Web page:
The bill would also require the Environmental Protection Agency to “participate” in food safety activities, which would certainly not improve regulatory efficiency. Moreover, contrary to the claims of Dingell, Reid, and their allies, new regulations would not fill regulatory gaps in the food safety system. Meat, poultry, and dairy products—the most common sources of food-borne illness—are regulated by the Department of Agriculture and are not addressed in this bill.

Regulatory Overreach

The proposed act also calls for stepping up inspections of food facilities[5] and voluminous record-keeping requirements, but even if the FDA somehow managed to increase inspections sevenfold in the next five years,[6] meaningful improvements in food safety would not come from intermittent visits by regulators or their scrutiny of paperwork. In fact, the agency has systematically failed to apply scientific principles to its regulatory policies, which have effectively rendered its actions futile bureaucratic exercises. Only 36 percent of FDA managers believe the agency is keeping pace with scientific advances, according to a recent survey by the Government Accountability Office.[7]

At least the legislation calls for biennial reviews of epidemiological data to identify most significant food-borne contaminants and hazards.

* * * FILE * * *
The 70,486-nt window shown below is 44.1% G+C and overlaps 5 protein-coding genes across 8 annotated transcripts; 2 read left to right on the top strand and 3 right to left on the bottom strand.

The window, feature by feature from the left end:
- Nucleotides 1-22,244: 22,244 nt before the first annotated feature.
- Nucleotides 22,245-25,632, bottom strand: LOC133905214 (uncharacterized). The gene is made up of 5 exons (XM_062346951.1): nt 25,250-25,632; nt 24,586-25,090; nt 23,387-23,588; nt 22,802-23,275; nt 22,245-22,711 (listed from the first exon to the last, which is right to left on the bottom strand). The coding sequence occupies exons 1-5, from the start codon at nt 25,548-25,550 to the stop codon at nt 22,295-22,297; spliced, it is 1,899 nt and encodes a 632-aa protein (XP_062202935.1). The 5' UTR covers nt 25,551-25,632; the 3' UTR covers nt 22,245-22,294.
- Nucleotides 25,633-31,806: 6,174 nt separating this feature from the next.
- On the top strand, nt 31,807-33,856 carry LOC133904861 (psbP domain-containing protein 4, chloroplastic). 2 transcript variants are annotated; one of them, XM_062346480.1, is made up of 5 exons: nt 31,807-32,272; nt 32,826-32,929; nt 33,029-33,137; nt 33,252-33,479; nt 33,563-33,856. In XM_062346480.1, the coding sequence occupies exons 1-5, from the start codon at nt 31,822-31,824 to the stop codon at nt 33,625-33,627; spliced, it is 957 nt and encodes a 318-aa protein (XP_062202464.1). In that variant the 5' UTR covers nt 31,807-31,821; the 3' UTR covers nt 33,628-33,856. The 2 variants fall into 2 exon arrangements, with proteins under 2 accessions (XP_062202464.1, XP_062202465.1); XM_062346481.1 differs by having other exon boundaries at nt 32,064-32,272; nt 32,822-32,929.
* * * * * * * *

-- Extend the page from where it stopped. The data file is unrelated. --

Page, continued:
Small farmers and local producers are particularly concerned that the proposed requirements would prove unaffordable. Indeed, all food “facilities”—including those home-based businesses that make jam, bread, and cheese for local markets—would be required to undertake periodic hazard analyses and produce “risk-based preventive controls.”

Imports would also come under more stringent inspection, but contrary to conventional wisdom, food imports do not appear to carry a higher risk of contamination—at least according to FDA records. Of the 285 recalls and allergy alerts issued in the first nine months of 2010, only 16 (about 6 percent) involved foreign manufacturers.

Nor does it seem all that necessary to lard the legislation with three grant programs: grants to schools for allergy management ($107 million); food safety training, education, outreach, and technical assistance ($21 million); and food safety participation grants for states and tribes ($83 million).

More Powerful Forces

History has repeatedly shown that science and technology have delivered the greatest advances in food safety. Pasteurization, water disinfection, and retort canning, for example, freed consumers from food transmission of botulism, typhoid fever, tuberculosis, and cholera. And it was the food industry, not regulators, that first standardized quality grading and pathogen elimination processes. More recently, irradiation and bioengineering have also helped to destroy pathogens and extend product shelf-life. Were it not for alarmist opposition to both, consumer acceptance would likely be greater—bringing with it broader health benefits.